• larry October 9, 2023, 2:39 pm

    The 380 ACP is often ridiculed in the US for being underpowered. It was used for years in Europe by police and the military, and a single shot to each started WWI. (1 each to the Archduke Ferdinand and his wife, Sophie).

  • Kane October 9, 2023, 12:03 pm

    “Churchill saw Gandhi as a charlatan who used Indian nationalism as a tool to enhance his personal state. He called him the “Hindu Mussolini” and accused him of trying to spark a race war.”

    Maybe the fat, old bugger, Churchill was right about Ghandi. When was growing up in India he was an Anglophile who dressed like a Brit (cultural appropriater) and broke his Mama and Papa’s hearts rejecting Hinduism. When he got to England he started dressing like an Indian and embraced his religon, enter the “charlatan”? Ghandi did NOT want freedom from Colonial Rule for the “savage” Africans (the quotes are out there) and he probably did NOT care one bit about the Irish Catholics either. The Indian culture was the caste system (very much like Britain’s class rule) that Ghandhi embraced, he considered the British as the “the predominating race” in South Africa. To barely dressed Ghandhi the racist and classist Indian society should be free from colonial rule but NOT the Blacks who were in his words in a state of “indolence and nakedness.”

    I do not give a rusty flip about Ghandi’s skipping lunch and calling it a fast while wearing his unsightly attire. Only the Irish ever stood up to British rule to the slow agonizing death of the hunger strike.

    I doubt the lefties that embrace people like Ghandhi, Darwin, MLK, John Brown, “X” or Mandela know any of the more telling facts about these frauds.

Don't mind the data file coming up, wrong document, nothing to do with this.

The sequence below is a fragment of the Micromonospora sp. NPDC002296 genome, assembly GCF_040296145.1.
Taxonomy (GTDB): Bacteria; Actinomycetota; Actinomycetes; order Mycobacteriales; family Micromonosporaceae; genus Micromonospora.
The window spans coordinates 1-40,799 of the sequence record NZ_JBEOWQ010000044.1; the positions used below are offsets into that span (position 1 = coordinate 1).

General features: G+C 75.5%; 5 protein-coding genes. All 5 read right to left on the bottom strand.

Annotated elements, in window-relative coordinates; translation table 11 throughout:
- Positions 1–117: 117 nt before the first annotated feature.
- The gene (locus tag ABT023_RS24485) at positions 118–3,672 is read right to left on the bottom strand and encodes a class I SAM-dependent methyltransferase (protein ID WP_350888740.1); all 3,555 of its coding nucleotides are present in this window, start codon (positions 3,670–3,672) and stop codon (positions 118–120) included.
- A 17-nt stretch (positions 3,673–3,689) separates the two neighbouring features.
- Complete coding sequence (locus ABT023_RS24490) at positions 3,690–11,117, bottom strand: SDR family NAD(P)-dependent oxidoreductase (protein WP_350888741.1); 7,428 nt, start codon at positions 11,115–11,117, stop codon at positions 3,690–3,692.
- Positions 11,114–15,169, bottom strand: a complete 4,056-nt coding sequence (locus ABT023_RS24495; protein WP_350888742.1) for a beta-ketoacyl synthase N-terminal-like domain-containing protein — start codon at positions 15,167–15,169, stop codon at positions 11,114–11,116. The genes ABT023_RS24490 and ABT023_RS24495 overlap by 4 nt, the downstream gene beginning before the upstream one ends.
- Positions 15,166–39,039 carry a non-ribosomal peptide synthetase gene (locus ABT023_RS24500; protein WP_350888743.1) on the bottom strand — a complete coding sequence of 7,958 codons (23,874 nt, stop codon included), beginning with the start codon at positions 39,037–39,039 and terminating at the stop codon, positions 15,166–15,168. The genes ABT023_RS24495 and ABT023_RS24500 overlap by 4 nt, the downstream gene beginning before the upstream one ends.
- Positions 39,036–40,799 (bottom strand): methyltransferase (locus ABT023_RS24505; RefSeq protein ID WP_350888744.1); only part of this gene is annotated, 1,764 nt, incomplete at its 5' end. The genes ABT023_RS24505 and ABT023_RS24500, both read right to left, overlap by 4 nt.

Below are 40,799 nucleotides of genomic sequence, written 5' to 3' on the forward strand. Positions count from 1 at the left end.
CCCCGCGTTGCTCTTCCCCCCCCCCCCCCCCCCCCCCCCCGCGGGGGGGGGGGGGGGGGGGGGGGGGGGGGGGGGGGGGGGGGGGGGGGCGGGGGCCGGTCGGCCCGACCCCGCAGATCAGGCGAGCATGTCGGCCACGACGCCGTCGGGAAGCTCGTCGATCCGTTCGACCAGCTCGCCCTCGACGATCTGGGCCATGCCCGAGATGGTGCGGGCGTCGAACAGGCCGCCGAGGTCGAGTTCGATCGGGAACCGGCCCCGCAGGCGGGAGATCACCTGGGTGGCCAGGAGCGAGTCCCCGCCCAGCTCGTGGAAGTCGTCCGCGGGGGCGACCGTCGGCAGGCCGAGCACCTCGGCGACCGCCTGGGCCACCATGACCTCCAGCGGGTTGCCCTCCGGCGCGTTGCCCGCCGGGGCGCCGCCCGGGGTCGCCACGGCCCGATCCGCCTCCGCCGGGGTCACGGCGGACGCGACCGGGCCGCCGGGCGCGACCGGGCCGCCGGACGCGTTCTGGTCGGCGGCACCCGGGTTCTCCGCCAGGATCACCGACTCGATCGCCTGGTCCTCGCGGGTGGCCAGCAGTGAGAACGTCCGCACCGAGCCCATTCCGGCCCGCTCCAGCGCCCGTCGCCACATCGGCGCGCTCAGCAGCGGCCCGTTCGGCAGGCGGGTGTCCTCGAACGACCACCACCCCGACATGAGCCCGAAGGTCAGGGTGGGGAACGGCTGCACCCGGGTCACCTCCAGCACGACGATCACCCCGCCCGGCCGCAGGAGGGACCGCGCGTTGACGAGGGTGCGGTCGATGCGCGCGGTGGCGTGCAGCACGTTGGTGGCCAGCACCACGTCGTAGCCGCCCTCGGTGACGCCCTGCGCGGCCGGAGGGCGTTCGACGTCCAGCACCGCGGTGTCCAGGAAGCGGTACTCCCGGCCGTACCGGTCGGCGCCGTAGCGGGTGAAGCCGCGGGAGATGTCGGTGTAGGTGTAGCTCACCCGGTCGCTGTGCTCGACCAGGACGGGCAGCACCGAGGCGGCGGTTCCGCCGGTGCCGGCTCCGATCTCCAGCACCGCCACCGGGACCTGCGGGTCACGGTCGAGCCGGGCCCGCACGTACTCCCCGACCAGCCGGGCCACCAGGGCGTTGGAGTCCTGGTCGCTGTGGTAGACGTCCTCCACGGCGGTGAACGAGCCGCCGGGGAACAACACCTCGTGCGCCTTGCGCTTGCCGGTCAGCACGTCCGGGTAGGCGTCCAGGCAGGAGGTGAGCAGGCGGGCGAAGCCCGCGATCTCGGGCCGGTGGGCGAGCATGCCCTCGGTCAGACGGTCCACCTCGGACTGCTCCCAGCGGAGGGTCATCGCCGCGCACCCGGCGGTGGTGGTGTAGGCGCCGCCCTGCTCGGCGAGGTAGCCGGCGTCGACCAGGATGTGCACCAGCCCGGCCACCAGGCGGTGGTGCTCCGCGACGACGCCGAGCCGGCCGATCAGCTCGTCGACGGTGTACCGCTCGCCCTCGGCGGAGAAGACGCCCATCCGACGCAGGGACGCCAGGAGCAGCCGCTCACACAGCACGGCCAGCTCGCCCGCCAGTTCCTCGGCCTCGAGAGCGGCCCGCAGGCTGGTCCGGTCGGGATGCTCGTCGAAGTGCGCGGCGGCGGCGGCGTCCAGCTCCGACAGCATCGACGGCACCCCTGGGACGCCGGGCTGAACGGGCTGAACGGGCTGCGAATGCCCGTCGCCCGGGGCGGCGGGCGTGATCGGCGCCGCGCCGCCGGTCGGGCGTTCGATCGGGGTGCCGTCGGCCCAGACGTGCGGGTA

• SuperB October 9, 2023, 11:24 am

    I, as well as plenty of others, look forward to getting my Monday morning email with your article. It’s the best part of it. Thank you.

  • LJ October 9, 2023, 10:34 am

    Very interesting and well written article. Given the fact he was gut-shot three times, even with a small caliber weapon, unless they could have gotten him into immediate medical care he had little chance of surviving, even by today’s modern medicine.

  • Dan McNally October 9, 2023, 9:30 am

    Well written article – thanks. Self defense using a firearm has more to do with shot placement than with caliber. A well placed .22 caliber bullet will kill someone. A poorly fired .45 won’t.

    If you carry, practice, practice, practice, so, if you ever have that bad day when you must draw your weapon, you will hit where you intend to,

  • mac1pine October 9, 2023, 8:31 am

    Thank you, Dr. Dabbs, for an interesting and insightful column.